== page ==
The ROW7 pin is not connected to any devices.

The interrupt line goes to one of the lower pins of P0 on the SoC. Because the SoC is so small I can't quite tell but it's between P0_0 and P0_2. Unfortunately this is not brought out to any test points I could find on the board.

Pins from DAC (Addr: 0x30)

Only the right audio channel is brought out from the DAC. It's put through an amplifier and sent off to the speaker and can be sampled from TP42.

The MICBIAS is run to the microphone.

Pins from the Accelerometer (Addr: 0x32)

The accelerometer outputs a value on TP1 when it's moved and corresponds to the interrupt pin INT1. The second interrupt INT2 comes out to TP26. There is a third test point, but I can't tell which trace it connects to. My best guess given where the trace is headed is CSB which on this chip is left floating while in I2C mode.

Because the footprint of accelerometers is shared amoungst different makes and models, I have to assume that this test point has some feature on a different chip. The footprint may also explain why there are many 0Ω jumper resistors as it may allow slightly different devices to be used without respinning the board.

Protocols

Talking with the Keyscan Matrix (TCA8418)

The device supports multi-byte write to registers in the chip. For example, the DIR{A,B,C} registers are all written to with a single write when the remote boots to define the data direction of the various pins.

Because the interrupt routine on the remote is always active, the SoC should be held in reset and polling done to find the key presses. The device holds 10 events (press or release) in a stack which should be read from the beginning of the stack. The address auto-increment will be diabled here so multiple reads will pull and auto-decrement the internal pointer for this data. The linked document will have everything you need.

Talking with the DAC

The chip seems to have an external enable line as it only shows up on the bus during startup. I'm not sure which pin is responsible, but if the SoC is held in reset the DAC is present on the I2C bus.

Without the master clock that is selectively provided by the main controller, no sound can be output from the device. This was tested by enabling the 'beep enable' bit in register 0x47.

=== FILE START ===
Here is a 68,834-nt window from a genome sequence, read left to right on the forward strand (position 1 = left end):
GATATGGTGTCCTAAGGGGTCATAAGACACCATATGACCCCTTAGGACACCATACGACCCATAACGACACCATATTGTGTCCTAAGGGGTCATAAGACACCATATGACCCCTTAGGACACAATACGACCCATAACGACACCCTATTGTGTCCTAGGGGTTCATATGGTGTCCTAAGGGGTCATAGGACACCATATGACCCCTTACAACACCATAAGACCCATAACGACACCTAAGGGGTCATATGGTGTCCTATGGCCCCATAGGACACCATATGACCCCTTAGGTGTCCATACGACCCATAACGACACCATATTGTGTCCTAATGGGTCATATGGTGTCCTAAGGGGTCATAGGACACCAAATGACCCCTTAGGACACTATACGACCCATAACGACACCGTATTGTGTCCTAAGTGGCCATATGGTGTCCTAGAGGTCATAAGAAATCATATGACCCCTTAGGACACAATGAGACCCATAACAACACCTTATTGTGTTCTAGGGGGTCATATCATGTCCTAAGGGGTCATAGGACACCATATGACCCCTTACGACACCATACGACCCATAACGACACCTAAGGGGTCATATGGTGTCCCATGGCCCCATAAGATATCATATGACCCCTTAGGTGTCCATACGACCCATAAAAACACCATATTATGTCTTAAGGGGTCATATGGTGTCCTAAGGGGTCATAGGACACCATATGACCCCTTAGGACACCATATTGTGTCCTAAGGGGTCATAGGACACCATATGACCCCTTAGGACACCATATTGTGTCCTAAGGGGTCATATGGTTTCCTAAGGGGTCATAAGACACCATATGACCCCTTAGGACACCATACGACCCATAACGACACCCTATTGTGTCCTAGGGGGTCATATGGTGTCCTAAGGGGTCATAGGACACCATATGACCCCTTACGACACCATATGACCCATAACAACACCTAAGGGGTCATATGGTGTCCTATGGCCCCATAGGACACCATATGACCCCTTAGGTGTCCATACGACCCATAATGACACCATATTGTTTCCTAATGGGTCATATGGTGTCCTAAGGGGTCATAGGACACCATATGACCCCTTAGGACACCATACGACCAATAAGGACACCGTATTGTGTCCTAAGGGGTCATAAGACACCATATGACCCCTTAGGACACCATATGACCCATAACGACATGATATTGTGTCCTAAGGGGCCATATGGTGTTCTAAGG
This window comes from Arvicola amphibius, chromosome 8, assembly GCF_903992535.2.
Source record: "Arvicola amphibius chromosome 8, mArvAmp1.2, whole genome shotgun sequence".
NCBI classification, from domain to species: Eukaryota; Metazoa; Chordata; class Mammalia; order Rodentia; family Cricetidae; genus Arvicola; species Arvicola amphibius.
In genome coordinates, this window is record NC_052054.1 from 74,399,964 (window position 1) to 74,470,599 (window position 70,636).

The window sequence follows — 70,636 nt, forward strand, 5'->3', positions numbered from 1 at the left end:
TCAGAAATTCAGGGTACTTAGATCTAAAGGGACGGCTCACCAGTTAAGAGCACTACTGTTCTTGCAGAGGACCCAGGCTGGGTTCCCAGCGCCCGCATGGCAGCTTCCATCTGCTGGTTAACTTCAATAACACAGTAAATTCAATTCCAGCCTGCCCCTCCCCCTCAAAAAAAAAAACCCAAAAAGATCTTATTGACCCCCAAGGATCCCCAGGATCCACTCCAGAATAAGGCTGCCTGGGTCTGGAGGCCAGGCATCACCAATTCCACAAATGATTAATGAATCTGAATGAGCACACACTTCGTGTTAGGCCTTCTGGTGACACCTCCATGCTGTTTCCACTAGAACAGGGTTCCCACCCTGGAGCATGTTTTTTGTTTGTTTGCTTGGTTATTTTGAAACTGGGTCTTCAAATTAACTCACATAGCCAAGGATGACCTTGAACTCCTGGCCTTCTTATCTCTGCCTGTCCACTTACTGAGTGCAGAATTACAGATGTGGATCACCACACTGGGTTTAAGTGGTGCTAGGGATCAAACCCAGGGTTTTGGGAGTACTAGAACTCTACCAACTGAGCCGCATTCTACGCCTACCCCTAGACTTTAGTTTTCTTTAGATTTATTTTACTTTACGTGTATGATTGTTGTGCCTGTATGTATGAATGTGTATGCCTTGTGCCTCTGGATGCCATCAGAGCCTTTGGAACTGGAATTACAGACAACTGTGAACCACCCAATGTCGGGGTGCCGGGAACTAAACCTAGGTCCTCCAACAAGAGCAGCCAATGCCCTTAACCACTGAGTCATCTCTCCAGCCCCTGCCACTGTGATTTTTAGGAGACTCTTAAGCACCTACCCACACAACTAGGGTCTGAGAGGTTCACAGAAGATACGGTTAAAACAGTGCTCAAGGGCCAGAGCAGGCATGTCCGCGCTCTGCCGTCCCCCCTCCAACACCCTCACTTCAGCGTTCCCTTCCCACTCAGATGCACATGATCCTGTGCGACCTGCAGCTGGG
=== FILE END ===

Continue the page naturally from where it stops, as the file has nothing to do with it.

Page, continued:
Programming

SoC (CC2530F256)

The device is a fairly simple 8051-based microcontroller with a Zigbee radio. There are quite a few development Zigbee development devices around using this chip. For programming resources, I've found this page from Texas Instruments. If I can dump / reflash the firmware I could possibly provide the clocks needed for the DAC, but I'm not overly interested in learning the toolchain for this. There are quite a few tools on Texas Instruments' site for this microcontroller and it might be worth revisiting for some projects in the future. I find the idea of a mesh network on discarded remotes a fun idea.

According to this Universal Electronics page (OEM designers of this remote) the wireless networking is Zigbee RF4CE.

For programming, the data sheet calls out these pins and they are shown in the programming timings chart:

Signal Pin Test Point
DEBUG_CLK P2_2 TP54
DEBUG_DATA P2_1 TP53
Reset RESET_N TP51

Fun, but I have no idea where TP52 went when they were numbering this. :)

Devices to program these chips seem fairly inexpensive on Chinese retail websites and it does show only three wires (RST, DD and DC) are required here. Bare chips can be had on DigiKey so for future projects that's definitely a good way to unlock the system.